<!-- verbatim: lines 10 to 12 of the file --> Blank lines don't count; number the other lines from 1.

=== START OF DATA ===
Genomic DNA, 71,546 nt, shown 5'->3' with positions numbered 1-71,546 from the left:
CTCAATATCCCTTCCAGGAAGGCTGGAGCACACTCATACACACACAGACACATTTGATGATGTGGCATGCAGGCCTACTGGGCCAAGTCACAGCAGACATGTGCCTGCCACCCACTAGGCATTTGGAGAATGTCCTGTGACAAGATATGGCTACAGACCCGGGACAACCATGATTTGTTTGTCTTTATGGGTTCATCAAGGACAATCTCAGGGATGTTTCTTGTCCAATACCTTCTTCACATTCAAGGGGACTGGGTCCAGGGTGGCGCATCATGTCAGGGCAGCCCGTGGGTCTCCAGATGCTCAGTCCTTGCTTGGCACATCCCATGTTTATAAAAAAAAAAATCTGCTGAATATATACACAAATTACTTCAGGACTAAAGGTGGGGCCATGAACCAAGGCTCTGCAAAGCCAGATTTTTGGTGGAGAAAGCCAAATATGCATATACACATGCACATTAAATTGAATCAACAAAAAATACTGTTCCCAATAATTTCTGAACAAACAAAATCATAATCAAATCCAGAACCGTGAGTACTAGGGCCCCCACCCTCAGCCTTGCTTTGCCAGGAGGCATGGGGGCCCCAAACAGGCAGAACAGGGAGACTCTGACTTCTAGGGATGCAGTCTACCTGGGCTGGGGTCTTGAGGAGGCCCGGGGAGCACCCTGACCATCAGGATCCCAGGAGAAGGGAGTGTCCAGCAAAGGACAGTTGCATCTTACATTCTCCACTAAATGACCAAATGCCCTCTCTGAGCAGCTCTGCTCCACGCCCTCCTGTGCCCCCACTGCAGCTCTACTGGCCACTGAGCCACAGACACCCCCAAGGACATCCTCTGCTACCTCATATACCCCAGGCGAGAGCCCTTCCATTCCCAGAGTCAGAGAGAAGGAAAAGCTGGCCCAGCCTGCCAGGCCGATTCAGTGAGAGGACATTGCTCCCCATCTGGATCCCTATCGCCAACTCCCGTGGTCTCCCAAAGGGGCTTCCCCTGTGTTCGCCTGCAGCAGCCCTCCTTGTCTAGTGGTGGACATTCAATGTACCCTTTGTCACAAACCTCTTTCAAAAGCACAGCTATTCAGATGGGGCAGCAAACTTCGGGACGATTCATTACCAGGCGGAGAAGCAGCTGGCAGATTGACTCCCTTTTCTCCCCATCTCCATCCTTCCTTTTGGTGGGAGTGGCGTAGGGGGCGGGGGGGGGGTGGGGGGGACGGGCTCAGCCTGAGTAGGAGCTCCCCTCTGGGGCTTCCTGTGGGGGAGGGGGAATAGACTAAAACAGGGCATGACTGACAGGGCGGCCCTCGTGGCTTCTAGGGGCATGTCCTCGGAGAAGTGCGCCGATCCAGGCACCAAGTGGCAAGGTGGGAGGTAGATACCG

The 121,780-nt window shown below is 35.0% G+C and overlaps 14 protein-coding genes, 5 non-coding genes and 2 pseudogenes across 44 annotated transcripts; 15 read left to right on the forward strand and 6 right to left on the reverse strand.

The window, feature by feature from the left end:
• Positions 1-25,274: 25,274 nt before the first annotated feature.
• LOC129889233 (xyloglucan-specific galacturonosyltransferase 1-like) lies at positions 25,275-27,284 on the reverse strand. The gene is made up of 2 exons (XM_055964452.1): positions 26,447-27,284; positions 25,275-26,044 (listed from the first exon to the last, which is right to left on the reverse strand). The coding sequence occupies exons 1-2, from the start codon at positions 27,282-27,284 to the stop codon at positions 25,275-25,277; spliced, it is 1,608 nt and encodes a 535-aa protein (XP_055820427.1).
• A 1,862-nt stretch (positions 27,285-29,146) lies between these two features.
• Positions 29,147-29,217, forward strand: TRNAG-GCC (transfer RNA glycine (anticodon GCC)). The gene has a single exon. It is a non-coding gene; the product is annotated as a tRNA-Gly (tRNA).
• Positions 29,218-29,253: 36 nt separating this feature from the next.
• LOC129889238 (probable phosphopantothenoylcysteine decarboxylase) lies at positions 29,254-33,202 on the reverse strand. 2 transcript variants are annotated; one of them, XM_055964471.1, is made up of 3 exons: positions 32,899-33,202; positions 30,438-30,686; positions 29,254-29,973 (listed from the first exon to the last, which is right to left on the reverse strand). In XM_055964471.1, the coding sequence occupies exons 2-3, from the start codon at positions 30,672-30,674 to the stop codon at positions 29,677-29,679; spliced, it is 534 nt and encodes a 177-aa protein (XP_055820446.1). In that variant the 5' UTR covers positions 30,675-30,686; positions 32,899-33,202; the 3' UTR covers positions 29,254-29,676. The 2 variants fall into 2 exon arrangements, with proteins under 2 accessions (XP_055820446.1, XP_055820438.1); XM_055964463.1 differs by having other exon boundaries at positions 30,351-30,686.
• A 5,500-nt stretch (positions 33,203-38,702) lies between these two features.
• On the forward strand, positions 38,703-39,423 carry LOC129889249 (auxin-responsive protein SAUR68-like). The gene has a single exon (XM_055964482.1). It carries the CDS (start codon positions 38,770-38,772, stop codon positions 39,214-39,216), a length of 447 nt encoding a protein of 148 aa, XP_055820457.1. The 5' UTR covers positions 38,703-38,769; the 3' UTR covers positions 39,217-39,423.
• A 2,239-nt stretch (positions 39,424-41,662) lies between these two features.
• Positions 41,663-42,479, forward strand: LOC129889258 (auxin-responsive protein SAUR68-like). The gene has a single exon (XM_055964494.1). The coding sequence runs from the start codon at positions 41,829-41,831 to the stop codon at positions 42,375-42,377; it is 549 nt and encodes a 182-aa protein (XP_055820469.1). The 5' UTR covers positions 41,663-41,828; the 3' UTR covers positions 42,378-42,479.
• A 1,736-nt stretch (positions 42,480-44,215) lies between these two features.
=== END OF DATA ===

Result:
• LOC129889238 (probable phosphopantothenoylcysteine decarboxylase) lies at positions 29,254-33,202 on the reverse strand. 2 transcript variants are annotated; one of them, XM_055964471.1, is made up of 3 exons: positions 32,899-33,202; positions 30,438-30,686; positions 29,254-29,973 (listed from the first exon to the last, which is right to left on the reverse strand). In XM_055964471.1, the coding sequence occupies exons 2-3, from the start codon at positions 30,672-30,674 to the stop codon at positions 29,677-29,679; spliced, it is 534 nt and encodes a 177-aa protein (XP_055820446.1). In that variant the 5' UTR covers positions 30,675-30,686; positions 32,899-33,202; the 3' UTR covers positions 29,254-29,676. The 2 variants fall into 2 exon arrangements, with proteins under 2 accessions (XP_055820446.1, XP_055820438.1); XM_055964463.1 differs by having other exon boundaries at positions 30,351-30,686.
• A 5,500-nt stretch (positions 33,203-38,702) lies between these two features.
• On the forward strand, positions 38,703-39,423 carry LOC129889249 (auxin-responsive protein SAUR68-like). The gene has a single exon (XM_055964482.1). It carries the CDS (start codon positions 38,770-38,772, stop codon positions 39,214-39,216), a length of 447 nt encoding a protein of 148 aa, XP_055820457.1. The 5' UTR covers positions 38,703-38,769; the 3' UTR covers positions 39,217-39,423.